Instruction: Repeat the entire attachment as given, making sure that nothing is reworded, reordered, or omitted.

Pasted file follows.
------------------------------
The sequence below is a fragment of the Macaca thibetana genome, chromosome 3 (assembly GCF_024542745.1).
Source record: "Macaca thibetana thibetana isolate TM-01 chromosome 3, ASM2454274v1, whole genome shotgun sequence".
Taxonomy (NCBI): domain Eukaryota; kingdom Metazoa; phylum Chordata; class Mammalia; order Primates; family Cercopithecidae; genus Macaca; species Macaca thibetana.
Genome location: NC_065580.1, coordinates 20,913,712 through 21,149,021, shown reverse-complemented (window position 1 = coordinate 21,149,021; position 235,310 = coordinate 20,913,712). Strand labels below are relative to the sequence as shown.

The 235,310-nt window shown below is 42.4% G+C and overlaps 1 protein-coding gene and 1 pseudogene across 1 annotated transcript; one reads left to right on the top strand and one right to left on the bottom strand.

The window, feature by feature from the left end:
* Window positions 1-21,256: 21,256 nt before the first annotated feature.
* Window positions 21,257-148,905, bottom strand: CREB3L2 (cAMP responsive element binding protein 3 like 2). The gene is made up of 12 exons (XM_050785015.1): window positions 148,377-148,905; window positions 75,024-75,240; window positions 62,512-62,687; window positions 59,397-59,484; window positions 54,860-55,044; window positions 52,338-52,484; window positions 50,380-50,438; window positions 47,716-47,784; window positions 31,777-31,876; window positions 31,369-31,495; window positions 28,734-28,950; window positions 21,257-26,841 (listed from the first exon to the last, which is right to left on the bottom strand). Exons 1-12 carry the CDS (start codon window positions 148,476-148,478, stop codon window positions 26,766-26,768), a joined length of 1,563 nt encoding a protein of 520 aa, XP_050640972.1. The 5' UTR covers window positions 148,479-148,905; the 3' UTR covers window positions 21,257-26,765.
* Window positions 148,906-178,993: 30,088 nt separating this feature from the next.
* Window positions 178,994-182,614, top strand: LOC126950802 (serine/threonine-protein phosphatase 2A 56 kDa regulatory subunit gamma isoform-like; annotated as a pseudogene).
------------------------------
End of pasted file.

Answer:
The sequence below is a fragment of the Macaca thibetana genome, chromosome 3 (assembly GCF_024542745.1).
Source record: "Macaca thibetana thibetana isolate TM-01 chromosome 3, ASM2454274v1, whole genome shotgun sequence".
Taxonomy (NCBI): domain Eukaryota; kingdom Metazoa; phylum Chordata; class Mammalia; order Primates; family Cercopithecidae; genus Macaca; species Macaca thibetana.
Genome location: NC_065580.1, coordinates 20,913,712 through 21,149,021, shown reverse-complemented (window position 1 = coordinate 21,149,021; position 235,310 = coordinate 20,913,712). Strand labels below are relative to the sequence as shown.

The 235,310-nt window shown below is 42.4% G+C and overlaps 1 protein-coding gene and 1 pseudogene across 1 annotated transcript; one reads left to right on the top strand and one right to left on the bottom strand.

The window, feature by feature from the left end:
* Window positions 1-21,256: 21,256 nt before the first annotated feature.
* Window positions 21,257-148,905, bottom strand: CREB3L2 (cAMP responsive element binding protein 3 like 2). The gene is made up of 12 exons (XM_050785015.1): window positions 148,377-148,905; window positions 75,024-75,240; window positions 62,512-62,687; window positions 59,397-59,484; window positions 54,860-55,044; window positions 52,338-52,484; window positions 50,380-50,438; window positions 47,716-47,784; window positions 31,777-31,876; window positions 31,369-31,495; window positions 28,734-28,950; window positions 21,257-26,841 (listed from the first exon to the last, which is right to left on the bottom strand). Exons 1-12 carry the CDS (start codon window positions 148,476-148,478, stop codon window positions 26,766-26,768), a joined length of 1,563 nt encoding a protein of 520 aa, XP_050640972.1. The 5' UTR covers window positions 148,479-148,905; the 3' UTR covers window positions 21,257-26,765.
* Window positions 148,906-178,993: 30,088 nt separating this feature from the next.
* Window positions 178,994-182,614, top strand: LOC126950802 (serine/threonine-protein phosphatase 2A 56 kDa regulatory subunit gamma isoform-like; annotated as a pseudogene).